The Hill equation for an activating enzymatic interaction with cooperative multiplicity $n$ is

$$\frac{\mathrm d[\ce{P}]}{\mathrm dt} = V_\mathrm{max}\frac{[\ce{S}]^n}{K_\ce{S} + [\ce{S}]^n}\tag{1}$$

and for an inhibitory interaction

$$\frac{\mathrm d[\ce{P}]}{\mathrm dt} = V_\mathrm{max}\frac{K_\ce{I}}{K_\ce{I} + [\ce{I}]^m}\tag{2}$$

What would the equation be for competing activating and inhibiting compounds $\ce{S}$ and $\ce{I},$ respectively?

My sort of ansatz is that it would be of the form

$$\frac{\mathrm d[\ce{P}]}{\mathrm dt} = V_\mathrm{max} \frac{c_\ce{S}[\ce{S}]^n}{K_\ce{SI} + c_\ce{S}[\ce{S}]^n + c_\ce{I}[\ce{I}]^m}\tag{3}$$

I spent about an hour trying to derive the actual answer, but I'm no expert in physical chemistry/biochemistry and increasingly have the sense I should turn to someone who is.

  • 1
    $\begingroup$ What type of inhibition (competitive or otherwise) are you interested in? What do you mean by "roughly" in the context of the Hill equations? Hill-ish? Are the $K$s the same? $\endgroup$ – Karsten Theis May 28 '19 at 14:47
  • $\begingroup$ @KarstenTheis Let's go with non-competitive inhibition for simplicity's sake, though if there exist modifications for competitive and uncompetitive inhibition I'd be interested in those as well. The Ks are not the same, and I definitely should have been clearer about that. I say "roughly" because I've absorbed the $K_i$ from the canonical form of the inhibition equation into $V_{max}$ in the numerator of the inhibition equation. $\endgroup$ – Bryce May 28 '19 at 18:15
  • $\begingroup$ I also believe it would be more accurate to have some constants $c_i$ and $c_s$ to determine the proportional binding strengths of each compound. In the first two equations those could simply be absorbed into K, but in the third equation they might be important. $\endgroup$ – Bryce May 28 '19 at 18:22
  • $\begingroup$ Could you edit the question to incorporate the information in the comments? And maybe use two different subscripts for the two different Ks? $\endgroup$ – Karsten Theis May 28 '19 at 21:18
  • $\begingroup$ Should all be clearer now. Apologies on the original imprecision. I'm a physicist by training, and I suppose that preference for rough approximations slipped in. $\endgroup$ – Bryce May 28 '19 at 22:58

Mechanism of cooperative enzyme activity

The easiest way to explain cooperativity is the example of hemoglobin, where four nearly identical subunits switch cooperatively between two states T and R of different binding affinity. When no ligand (L) is bound, hemoglobin is in the T state; once at least one ligand is bound, it is predominately in the R state.

$$\ce{T4 + 4 L <=> R_4L + 3 L <=> R4L + 3 L <=> R4L2 + 2 L <=> R_4L3 + L <=> R4L4}$$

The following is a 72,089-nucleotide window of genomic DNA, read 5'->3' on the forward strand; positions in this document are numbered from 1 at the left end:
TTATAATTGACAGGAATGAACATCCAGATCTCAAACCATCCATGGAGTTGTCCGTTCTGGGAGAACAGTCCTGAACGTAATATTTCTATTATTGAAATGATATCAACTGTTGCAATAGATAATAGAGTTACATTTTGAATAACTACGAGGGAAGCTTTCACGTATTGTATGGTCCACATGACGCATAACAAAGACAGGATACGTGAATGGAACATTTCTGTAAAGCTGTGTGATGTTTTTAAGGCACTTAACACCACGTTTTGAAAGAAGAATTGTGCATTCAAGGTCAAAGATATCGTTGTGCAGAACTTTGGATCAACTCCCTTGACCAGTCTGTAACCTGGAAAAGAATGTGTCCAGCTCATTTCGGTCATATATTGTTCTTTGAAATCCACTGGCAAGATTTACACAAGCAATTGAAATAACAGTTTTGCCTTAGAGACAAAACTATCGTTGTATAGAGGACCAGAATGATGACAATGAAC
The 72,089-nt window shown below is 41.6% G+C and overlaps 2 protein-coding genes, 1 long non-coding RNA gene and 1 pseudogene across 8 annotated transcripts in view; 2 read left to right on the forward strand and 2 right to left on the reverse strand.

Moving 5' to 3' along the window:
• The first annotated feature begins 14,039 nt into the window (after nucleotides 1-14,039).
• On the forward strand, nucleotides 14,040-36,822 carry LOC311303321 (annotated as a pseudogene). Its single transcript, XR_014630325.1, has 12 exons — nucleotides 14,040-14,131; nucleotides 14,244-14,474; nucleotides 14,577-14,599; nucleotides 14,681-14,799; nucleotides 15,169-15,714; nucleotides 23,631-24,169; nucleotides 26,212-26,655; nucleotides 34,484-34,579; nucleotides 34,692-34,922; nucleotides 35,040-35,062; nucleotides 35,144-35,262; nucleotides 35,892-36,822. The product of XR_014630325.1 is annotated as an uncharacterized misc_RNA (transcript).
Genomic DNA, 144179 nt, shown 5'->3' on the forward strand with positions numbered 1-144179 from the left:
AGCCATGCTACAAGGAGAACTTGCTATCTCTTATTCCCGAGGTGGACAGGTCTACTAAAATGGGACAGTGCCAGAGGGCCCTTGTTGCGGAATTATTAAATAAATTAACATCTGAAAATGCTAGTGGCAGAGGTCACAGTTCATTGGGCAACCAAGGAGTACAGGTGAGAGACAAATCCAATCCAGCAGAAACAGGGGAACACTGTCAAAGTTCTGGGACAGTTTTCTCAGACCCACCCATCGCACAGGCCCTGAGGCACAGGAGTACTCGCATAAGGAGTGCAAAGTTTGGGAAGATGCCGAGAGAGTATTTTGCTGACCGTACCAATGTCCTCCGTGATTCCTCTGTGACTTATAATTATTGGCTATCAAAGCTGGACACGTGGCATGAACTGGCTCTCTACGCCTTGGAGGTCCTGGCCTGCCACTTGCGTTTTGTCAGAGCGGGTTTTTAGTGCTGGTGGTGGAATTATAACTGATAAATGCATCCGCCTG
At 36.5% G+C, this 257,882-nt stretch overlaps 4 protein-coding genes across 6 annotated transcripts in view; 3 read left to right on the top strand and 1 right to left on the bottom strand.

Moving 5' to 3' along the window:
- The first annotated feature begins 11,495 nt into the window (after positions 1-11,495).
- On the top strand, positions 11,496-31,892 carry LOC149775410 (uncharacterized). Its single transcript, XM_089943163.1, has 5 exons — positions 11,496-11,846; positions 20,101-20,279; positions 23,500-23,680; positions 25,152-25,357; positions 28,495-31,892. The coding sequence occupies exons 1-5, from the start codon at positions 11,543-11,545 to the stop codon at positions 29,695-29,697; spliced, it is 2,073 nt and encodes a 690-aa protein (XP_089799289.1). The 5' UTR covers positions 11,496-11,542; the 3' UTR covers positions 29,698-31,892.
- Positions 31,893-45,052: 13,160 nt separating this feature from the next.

The states with 1-3 ligands are less populated (because the R state has higher affinity for the ligand L thant the T state), and we will ignore them:

$$\ce{T4 + 4 L <=> R4L4}$$

From this, you can write the law of mass action and the binding isotherms.

If we apply this to an enzyme with a Hill coefficient of $n$, and call the active state of the enzyme E and the inactive state F, we would have the equilibrium:

$$\ce{F_n + nS<=> E_nS_n}$$

For sufficiently high concentration of substrate S, all enzyme would be in complex with substrate, leading to a rate of $v_\text{max}$.

Mechanism of cooperative inhibition

In the OP's question, the Hill coefficient for inhibition $m$ is different from that for enzyme activity ($n$). So we could have a regulatory protein with $m$ subunits attached to the enzyme. It binds cooperatively to inhibitor, which allosterically affects enzyme activity. The regulatory protein would also have two states, T and R, either free or bound to $m$ inhibitors:

$$\ce{ T_m + m I <=> R_mI_m}$$

When the allosteric inhibitor is bound to ligand (i.e. in the R state), the enzyme lacks activity.

Combination of the two

Only a certain fraction of enzyme is bound to substrate, and only a certain fraction of enzyme-bound substrate is not inhibited by the regulatory protein. For this scenario, the enzyme activity is $v_\text{max}$ times those two fractions.

$$\frac{\mathrm d[\ce{P}]}{\mathrm dt} = v_\mathrm{max}\frac{[\ce{S}]^n}{K_S + [\ce{S}]^n} \cdot \frac{K_I}{K_I + [\ce{I}]^m}\tag{2}$$

What happens when there is competitive inhibition?

It gets more complicated. Will the inhibitor also cause a switch in the enzymes conformation? In which direction? For the simpler (non-cooperative) Michaelis Menten model, a competitive inhibitor changes the apparent affinity of enzyme to ligand in a concentration-dependent manner (the enzyme partitions between free, ligand-bound and inhibitor-bound state). For the cooperative case, you would have to decide whether mixed states (such as $\ce{ES2I2}$) are populated; if they are, they would contribute to product formation, but less than $\ce{ES4}$ because not all active sites are turning over substrate.

  • $\begingroup$ That makes perfect sense. Thanks! $\endgroup$ – Bryce May 30 '19 at 22:39

Your Answer

By clicking “Post Your Answer”, you agree to our terms of service, privacy policy and cookie policy

Not the answer you're looking for? Browse other questions tagged or ask your own question.